Robert Napoli – Piper Jaffray

That 15% growth, would you view that as a asset growth or net income growth?

Paul Sinsheimer

My goodness gracious, I would certainly hope they would go together. I mean I can tell you, I have no desire to have 40% asset growth and 80% reduction in net income.

Robert Napoli – Piper Jaffray

I’ve seen grow assets 15%, you can probably grow earnings a little bit more than that.

Paul Sinsheimer

Yeah, I mean there’s some leveragability not only in the balance sheet, but there’s leveragability in the organization. A lot of our growth as it has been from the day I got asked this type of question in 1990, the future growth of the Company is totally dependent, from my perspective, on the ability of management to grow its own ranks in a manner that is consistent with what our historical performance has been. This is a management business. It’s a financial business, but it is a simple business that can be done very, very well if the proper people are in place to do it. It’s also a business that if it’s run by people who are not very good can be a disaster.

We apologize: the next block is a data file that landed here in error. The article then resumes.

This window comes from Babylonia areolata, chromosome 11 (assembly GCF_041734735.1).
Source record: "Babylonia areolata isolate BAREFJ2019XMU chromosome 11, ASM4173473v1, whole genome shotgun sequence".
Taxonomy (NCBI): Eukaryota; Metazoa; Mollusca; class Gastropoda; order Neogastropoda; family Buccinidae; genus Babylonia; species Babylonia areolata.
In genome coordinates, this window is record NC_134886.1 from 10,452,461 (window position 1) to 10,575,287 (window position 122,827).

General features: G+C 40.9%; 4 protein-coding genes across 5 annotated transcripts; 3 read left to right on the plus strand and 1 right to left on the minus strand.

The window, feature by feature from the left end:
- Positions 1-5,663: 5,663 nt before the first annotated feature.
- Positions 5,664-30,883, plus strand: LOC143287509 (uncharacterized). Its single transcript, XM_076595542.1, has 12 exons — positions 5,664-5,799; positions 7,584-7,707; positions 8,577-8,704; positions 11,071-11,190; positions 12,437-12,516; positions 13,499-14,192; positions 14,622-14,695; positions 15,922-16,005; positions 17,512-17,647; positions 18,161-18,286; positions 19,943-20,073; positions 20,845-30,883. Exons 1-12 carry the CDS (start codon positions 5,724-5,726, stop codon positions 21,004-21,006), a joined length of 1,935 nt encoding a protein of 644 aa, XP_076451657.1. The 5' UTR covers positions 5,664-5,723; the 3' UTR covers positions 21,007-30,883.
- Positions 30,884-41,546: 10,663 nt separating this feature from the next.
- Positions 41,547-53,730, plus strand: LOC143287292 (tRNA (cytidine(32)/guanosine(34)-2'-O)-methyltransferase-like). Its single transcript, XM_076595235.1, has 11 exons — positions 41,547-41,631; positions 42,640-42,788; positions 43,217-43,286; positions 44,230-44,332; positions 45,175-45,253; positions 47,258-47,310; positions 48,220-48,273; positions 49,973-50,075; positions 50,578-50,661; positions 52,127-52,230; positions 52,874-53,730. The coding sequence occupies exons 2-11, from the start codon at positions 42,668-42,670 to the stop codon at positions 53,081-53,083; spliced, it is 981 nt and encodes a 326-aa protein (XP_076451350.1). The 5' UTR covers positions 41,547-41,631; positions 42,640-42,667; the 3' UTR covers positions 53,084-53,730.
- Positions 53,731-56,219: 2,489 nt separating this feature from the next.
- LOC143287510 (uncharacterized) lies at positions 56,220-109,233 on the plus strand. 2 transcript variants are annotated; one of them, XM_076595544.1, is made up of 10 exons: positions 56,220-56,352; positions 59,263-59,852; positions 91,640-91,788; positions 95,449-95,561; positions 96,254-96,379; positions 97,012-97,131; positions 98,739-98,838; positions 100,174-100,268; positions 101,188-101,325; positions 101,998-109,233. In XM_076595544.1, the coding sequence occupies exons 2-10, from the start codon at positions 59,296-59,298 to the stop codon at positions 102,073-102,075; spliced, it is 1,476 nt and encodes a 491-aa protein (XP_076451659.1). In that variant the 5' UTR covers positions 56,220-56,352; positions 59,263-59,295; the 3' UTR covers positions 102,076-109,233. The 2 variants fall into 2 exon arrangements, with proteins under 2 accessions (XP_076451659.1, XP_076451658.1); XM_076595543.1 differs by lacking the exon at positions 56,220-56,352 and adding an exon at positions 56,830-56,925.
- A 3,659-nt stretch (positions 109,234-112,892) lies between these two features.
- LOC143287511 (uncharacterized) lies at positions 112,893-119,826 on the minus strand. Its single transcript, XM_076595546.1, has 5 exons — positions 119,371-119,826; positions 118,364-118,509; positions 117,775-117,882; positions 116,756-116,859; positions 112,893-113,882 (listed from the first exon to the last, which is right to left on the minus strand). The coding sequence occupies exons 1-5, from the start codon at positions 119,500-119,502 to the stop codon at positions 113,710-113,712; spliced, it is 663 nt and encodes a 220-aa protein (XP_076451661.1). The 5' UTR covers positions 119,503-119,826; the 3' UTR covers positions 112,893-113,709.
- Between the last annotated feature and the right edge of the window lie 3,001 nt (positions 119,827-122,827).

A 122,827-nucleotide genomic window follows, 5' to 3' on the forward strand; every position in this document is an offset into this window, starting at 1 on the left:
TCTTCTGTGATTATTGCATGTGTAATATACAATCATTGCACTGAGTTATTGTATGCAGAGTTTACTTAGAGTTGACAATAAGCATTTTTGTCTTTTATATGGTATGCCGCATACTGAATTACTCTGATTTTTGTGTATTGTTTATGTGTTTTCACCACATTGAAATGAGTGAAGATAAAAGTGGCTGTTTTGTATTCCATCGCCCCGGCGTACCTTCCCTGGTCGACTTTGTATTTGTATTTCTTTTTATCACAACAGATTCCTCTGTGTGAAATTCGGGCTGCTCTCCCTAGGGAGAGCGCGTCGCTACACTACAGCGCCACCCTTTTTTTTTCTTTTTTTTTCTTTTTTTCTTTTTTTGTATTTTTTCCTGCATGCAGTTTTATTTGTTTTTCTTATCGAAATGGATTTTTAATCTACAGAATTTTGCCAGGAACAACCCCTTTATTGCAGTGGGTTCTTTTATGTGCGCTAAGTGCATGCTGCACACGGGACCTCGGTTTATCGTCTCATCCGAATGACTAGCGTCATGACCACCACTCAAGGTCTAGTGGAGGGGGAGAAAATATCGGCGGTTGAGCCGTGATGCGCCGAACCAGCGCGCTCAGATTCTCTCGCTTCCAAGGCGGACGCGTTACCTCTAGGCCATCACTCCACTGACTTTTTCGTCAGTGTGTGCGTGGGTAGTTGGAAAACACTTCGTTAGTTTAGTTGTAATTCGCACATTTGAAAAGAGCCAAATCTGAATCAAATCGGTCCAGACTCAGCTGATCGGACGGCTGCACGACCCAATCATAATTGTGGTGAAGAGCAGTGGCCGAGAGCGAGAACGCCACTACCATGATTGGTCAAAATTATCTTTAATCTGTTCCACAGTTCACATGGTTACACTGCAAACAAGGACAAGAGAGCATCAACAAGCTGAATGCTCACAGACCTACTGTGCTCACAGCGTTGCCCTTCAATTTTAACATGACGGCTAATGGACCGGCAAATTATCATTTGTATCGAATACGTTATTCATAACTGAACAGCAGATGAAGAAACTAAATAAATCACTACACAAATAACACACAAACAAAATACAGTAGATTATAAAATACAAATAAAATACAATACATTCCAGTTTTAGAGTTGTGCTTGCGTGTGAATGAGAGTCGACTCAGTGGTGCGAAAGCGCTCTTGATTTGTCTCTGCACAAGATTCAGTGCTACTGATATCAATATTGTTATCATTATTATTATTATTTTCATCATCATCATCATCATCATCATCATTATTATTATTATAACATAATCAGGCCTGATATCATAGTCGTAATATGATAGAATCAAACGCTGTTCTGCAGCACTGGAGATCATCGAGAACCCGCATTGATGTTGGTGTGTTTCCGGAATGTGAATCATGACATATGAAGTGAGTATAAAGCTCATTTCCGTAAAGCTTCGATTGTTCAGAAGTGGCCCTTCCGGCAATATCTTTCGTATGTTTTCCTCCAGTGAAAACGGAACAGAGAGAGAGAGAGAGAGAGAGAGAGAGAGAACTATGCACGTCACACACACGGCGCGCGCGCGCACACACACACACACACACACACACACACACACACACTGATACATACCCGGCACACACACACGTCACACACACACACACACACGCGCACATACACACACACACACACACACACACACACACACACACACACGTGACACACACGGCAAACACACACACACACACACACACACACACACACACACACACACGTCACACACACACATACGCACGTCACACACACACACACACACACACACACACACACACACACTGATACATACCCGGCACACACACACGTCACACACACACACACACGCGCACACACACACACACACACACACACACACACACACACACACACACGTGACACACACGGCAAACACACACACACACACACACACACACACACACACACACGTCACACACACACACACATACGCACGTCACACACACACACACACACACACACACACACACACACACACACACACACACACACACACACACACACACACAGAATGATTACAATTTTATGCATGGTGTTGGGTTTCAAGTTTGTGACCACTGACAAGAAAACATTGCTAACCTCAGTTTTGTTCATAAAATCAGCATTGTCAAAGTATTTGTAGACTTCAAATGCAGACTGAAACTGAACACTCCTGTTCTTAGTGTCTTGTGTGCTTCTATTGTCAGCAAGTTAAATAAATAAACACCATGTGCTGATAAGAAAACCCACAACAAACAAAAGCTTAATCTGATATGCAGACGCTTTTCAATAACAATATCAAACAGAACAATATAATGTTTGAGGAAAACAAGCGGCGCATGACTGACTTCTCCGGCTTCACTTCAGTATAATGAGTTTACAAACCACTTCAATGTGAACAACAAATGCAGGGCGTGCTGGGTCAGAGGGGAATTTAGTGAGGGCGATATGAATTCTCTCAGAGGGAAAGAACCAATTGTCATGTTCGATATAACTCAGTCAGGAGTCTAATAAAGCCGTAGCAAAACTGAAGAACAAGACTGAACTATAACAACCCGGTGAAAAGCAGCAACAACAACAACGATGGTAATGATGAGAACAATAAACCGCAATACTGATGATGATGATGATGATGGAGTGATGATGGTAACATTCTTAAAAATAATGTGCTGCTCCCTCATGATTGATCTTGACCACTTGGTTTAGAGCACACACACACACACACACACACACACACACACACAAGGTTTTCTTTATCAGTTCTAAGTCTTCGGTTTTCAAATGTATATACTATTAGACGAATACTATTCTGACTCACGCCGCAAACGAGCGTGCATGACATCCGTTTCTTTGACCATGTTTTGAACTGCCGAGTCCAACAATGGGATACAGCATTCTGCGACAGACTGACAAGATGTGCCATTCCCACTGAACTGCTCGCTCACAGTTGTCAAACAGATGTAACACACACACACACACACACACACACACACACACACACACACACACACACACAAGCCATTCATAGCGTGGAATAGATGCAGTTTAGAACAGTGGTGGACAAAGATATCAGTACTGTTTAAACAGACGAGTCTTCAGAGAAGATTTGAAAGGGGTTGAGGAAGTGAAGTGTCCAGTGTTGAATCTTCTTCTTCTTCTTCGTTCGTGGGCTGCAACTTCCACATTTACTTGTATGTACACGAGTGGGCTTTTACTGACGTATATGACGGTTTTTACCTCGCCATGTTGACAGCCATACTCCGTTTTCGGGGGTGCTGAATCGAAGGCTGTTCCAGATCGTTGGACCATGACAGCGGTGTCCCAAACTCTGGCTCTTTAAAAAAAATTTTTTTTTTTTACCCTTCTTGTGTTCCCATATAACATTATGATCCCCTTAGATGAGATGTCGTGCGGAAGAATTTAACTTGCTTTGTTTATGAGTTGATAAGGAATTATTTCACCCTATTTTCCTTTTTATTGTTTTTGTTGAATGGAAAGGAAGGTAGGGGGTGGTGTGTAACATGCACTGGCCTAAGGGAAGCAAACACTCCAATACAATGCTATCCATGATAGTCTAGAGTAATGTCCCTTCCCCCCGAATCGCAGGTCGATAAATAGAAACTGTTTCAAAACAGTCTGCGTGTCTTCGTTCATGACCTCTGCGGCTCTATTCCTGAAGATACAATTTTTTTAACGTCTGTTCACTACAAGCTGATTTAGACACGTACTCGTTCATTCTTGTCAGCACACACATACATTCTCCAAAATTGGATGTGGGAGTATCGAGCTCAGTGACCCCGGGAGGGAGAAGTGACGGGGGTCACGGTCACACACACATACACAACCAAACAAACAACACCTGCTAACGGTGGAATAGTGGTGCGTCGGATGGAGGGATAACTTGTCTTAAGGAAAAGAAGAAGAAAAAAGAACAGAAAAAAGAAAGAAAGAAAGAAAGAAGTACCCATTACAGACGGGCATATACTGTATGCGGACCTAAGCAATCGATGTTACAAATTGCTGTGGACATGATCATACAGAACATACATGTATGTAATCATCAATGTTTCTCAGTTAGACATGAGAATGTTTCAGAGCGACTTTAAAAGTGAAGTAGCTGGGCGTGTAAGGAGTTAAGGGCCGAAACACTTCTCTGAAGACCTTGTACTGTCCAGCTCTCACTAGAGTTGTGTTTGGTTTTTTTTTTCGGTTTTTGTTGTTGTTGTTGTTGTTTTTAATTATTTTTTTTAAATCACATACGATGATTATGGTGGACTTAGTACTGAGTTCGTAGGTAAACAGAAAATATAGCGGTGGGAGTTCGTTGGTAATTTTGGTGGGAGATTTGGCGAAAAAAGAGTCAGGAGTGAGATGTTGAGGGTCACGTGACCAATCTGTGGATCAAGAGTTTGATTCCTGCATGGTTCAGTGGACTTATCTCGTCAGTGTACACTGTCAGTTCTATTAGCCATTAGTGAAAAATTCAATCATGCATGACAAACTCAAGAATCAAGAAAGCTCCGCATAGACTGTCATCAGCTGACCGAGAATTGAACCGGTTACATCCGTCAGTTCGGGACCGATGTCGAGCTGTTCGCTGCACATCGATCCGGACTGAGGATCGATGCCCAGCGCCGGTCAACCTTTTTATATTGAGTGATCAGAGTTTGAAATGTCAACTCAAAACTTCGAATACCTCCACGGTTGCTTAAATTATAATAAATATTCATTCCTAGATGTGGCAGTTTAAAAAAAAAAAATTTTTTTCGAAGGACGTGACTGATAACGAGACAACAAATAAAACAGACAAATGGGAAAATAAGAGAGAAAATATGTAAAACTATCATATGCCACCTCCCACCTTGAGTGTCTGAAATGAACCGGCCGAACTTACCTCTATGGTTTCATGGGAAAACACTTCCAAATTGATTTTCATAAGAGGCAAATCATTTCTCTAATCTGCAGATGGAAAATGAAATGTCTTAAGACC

Robert Napoli – Piper Jaffray

Great. Thank you very much.

Operator

(Operator Instructions) Your next question comes from the line of Justin Maurer – Lord Abbett.

Justin Maurer – Lord Abbett

Just a follow-up on the funding side with the term out and just thinking about the futures of the Fed maybe leaning the other way possible as we get to back half of this year, how do you guys think about kind of fixed to floating at this point?

Steve Groth